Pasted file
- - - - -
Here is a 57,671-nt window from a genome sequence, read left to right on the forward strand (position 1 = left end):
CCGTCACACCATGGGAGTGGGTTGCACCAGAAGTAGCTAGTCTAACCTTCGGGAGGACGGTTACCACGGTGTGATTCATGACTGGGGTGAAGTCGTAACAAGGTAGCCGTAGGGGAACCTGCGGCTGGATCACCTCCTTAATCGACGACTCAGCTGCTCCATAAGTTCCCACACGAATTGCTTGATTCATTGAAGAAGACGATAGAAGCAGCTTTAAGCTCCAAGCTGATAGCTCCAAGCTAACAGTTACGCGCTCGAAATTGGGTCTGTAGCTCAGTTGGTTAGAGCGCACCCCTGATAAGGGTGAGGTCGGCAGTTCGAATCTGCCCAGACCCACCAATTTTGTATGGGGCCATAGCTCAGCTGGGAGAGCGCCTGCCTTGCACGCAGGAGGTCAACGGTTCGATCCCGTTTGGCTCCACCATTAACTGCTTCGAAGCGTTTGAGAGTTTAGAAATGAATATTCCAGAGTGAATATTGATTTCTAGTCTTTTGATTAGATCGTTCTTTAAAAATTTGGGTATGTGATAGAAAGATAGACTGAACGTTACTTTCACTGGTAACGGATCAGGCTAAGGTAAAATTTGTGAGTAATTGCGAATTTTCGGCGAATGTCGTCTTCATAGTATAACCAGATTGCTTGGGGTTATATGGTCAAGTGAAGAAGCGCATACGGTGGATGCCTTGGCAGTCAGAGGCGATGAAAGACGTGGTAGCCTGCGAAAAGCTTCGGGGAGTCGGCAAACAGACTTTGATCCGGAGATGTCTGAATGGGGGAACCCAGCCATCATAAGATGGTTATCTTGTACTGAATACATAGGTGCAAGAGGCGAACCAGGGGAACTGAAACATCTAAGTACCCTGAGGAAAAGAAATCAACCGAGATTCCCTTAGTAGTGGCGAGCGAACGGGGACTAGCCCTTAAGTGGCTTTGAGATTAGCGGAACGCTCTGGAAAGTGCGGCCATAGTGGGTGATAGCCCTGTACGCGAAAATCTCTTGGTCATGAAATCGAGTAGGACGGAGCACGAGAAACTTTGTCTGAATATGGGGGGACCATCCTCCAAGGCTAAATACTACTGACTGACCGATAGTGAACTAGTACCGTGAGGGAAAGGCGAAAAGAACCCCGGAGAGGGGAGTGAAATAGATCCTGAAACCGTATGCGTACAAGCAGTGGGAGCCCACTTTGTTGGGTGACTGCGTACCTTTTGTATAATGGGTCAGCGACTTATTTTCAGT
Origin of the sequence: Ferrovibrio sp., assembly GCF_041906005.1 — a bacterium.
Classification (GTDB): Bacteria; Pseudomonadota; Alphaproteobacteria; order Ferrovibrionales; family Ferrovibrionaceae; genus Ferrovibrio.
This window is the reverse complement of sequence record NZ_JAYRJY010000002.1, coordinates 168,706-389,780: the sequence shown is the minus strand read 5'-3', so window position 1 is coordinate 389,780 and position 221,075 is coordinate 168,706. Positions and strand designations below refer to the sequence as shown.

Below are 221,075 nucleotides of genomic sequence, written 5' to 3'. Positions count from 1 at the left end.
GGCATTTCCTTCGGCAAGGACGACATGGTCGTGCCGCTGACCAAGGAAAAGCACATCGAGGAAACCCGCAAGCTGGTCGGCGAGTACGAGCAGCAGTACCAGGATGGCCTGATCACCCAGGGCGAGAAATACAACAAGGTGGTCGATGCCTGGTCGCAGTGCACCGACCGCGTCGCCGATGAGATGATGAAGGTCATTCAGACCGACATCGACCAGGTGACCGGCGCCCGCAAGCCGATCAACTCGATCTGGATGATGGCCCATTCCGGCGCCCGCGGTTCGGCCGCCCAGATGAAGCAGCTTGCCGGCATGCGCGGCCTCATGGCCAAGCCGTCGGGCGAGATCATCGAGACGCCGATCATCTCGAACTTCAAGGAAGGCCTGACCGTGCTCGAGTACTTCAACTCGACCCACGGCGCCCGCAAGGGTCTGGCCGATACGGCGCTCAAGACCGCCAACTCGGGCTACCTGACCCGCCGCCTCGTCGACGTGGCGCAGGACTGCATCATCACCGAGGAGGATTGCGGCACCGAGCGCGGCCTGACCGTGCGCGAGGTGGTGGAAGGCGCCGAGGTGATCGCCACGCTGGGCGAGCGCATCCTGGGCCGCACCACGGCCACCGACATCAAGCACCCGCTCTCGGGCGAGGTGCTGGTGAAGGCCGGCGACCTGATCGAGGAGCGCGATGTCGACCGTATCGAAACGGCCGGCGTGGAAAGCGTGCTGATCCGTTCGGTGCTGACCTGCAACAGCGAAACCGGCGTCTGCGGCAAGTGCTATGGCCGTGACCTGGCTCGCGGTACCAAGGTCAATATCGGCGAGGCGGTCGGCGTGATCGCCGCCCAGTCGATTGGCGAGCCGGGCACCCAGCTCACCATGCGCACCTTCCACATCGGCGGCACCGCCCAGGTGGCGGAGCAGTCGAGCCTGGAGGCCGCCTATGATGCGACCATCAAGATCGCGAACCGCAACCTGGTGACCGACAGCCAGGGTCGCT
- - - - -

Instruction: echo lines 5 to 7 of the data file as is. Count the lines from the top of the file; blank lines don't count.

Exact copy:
This window is the reverse complement of sequence record NZ_JAYRJY010000002.1, coordinates 168,706-389,780: the sequence shown is the minus strand read 5'-3', so window position 1 is coordinate 389,780 and position 221,075 is coordinate 168,706. Positions and strand designations below refer to the sequence as shown.

Below are 221,075 nucleotides of genomic sequence, written 5' to 3'. Positions count from 1 at the left end.
GGCATTTCCTTCGGCAAGGACGACATGGTCGTGCCGCTGACCAAGGAAAAGCACATCGAGGAAACCCGCAAGCTGGTCGGCGAGTACGAGCAGCAGTACCAGGATGGCCTGATCACCCAGGGCGAGAAATACAACAAGGTGGTCGATGCCTGGTCGCAGTGCACCGACCGCGTCGCCGATGAGATGATGAAGGTCATTCAGACCGACATCGACCAGGTGACCGGCGCCCGCAAGCCGATCAACTCGATCTGGATGATGGCCCATTCCGGCGCCCGCGGTTCGGCCGCCCAGATGAAGCAGCTTGCCGGCATGCGCGGCCTCATGGCCAAGCCGTCGGGCGAGATCATCGAGACGCCGATCATCTCGAACTTCAAGGAAGGCCTGACCGTGCTCGAGTACTTCAACTCGACCCACGGCGCCCGCAAGGGTCTGGCCGATACGGCGCTCAAGACCGCCAACTCGGGCTACCTGACCCGCCGCCTCGTCGACGTGGCGCAGGACTGCATCATCACCGAGGAGGATTGCGGCACCGAGCGCGGCCTGACCGTGCGCGAGGTGGTGGAAGGCGCCGAGGTGATCGCCACGCTGGGCGAGCGCATCCTGGGCCGCACCACGGCCACCGACATCAAGCACCCGCTCTCGGGCGAGGTGCTGGTGAAGGCCGGCGACCTGATCGAGGAGCGCGATGTCGACCGTATCGAAACGGCCGGCGTGGAAAGCGTGCTGATCCGTTCGGTGCTGACCTGCAACAGCGAAACCGGCGTCTGCGGCAAGTGCTATGGCCGTGACCTGGCTCGCGGTACCAAGGTCAATATCGGCGAGGCGGTCGGCGTGATCGCCGCCCAGTCGATTGGCGAGCCGGGCACCCAGCTCACCATGCGCACCTTCCACATCGGCGGCACCGCCCAGGTGGCGGAGCAGTCGAGCCTGGAGGCCGCCTATGATGCGACCATCAAGATCGCGAACCGCAACCTGGTGACCGACAGCCAGGGTCGCT